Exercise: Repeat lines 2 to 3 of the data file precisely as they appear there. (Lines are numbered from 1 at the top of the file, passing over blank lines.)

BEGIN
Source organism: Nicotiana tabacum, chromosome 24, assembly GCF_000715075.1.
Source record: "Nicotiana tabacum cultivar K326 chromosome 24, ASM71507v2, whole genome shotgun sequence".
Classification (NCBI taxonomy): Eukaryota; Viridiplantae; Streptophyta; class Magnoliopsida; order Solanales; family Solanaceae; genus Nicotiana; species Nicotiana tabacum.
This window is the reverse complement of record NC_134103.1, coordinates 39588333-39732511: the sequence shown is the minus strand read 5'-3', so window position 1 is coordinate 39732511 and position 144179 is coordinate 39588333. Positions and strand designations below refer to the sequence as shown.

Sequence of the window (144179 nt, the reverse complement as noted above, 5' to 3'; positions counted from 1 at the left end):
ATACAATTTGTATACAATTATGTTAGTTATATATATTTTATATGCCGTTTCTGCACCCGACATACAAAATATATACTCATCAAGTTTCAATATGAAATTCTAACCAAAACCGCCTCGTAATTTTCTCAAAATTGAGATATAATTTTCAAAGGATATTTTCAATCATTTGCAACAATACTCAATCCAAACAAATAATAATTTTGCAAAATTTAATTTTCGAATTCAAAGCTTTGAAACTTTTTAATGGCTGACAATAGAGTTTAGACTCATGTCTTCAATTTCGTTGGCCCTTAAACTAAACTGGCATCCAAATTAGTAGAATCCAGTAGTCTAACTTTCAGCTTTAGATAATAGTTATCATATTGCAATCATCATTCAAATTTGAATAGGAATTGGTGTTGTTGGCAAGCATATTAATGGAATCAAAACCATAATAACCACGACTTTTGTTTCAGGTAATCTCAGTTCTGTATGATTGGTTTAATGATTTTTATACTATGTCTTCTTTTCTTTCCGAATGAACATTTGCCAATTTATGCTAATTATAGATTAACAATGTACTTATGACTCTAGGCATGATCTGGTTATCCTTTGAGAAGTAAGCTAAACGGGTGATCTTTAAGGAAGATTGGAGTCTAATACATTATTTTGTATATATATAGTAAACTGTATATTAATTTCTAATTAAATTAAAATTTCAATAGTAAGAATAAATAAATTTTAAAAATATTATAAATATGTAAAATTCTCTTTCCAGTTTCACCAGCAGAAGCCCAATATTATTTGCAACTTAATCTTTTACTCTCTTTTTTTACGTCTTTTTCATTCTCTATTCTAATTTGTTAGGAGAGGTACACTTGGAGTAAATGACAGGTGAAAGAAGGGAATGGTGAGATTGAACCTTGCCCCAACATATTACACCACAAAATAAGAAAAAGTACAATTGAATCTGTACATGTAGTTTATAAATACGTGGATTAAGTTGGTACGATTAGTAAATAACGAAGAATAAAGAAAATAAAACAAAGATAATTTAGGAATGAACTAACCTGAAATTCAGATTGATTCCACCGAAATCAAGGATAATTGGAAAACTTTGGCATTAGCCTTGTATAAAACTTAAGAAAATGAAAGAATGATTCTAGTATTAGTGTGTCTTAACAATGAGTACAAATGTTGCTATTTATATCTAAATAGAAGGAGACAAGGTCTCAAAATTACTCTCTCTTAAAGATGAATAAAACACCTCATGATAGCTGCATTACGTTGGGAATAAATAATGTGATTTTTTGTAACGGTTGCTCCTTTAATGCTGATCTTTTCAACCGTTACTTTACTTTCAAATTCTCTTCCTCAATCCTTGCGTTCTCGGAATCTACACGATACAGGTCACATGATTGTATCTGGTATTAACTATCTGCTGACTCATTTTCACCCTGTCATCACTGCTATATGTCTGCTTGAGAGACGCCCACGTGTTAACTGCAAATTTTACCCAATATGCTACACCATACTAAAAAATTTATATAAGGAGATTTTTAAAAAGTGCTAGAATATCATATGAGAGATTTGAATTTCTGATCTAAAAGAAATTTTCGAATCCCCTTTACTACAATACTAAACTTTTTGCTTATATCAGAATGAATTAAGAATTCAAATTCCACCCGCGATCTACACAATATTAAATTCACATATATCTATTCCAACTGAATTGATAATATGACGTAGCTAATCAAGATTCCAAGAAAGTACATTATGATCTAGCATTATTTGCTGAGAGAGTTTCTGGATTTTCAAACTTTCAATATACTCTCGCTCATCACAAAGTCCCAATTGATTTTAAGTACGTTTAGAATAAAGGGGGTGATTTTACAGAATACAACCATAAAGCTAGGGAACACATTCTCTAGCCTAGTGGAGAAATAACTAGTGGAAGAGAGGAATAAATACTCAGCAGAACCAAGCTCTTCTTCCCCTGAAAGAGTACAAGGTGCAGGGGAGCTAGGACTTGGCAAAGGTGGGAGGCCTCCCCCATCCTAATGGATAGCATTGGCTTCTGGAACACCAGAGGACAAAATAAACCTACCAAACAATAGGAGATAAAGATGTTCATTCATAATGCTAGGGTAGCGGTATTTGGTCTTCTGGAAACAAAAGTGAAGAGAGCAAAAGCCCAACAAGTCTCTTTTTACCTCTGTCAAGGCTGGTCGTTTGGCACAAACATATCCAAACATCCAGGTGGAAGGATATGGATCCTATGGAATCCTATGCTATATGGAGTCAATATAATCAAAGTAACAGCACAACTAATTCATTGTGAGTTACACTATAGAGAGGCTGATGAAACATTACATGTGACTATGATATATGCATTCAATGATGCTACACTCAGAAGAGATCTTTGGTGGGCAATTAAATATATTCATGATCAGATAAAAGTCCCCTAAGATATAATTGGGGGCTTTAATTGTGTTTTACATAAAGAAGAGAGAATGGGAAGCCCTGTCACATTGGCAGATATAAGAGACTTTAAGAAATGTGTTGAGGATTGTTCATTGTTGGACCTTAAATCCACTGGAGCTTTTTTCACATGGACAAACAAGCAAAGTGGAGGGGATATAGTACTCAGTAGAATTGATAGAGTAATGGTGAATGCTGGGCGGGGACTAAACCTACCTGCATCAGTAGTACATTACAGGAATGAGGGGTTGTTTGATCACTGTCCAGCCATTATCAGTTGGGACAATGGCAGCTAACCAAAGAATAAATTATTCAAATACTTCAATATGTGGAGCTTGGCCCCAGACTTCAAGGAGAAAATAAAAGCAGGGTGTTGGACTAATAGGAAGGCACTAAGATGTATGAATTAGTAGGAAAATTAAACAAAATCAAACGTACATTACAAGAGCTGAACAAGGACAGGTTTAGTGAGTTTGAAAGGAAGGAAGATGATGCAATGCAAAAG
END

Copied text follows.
Source record: "Nicotiana tabacum cultivar K326 chromosome 24, ASM71507v2, whole genome shotgun sequence".
Classification (NCBI taxonomy): Eukaryota; Viridiplantae; Streptophyta; class Magnoliopsida; order Solanales; family Solanaceae; genus Nicotiana; species Nicotiana tabacum.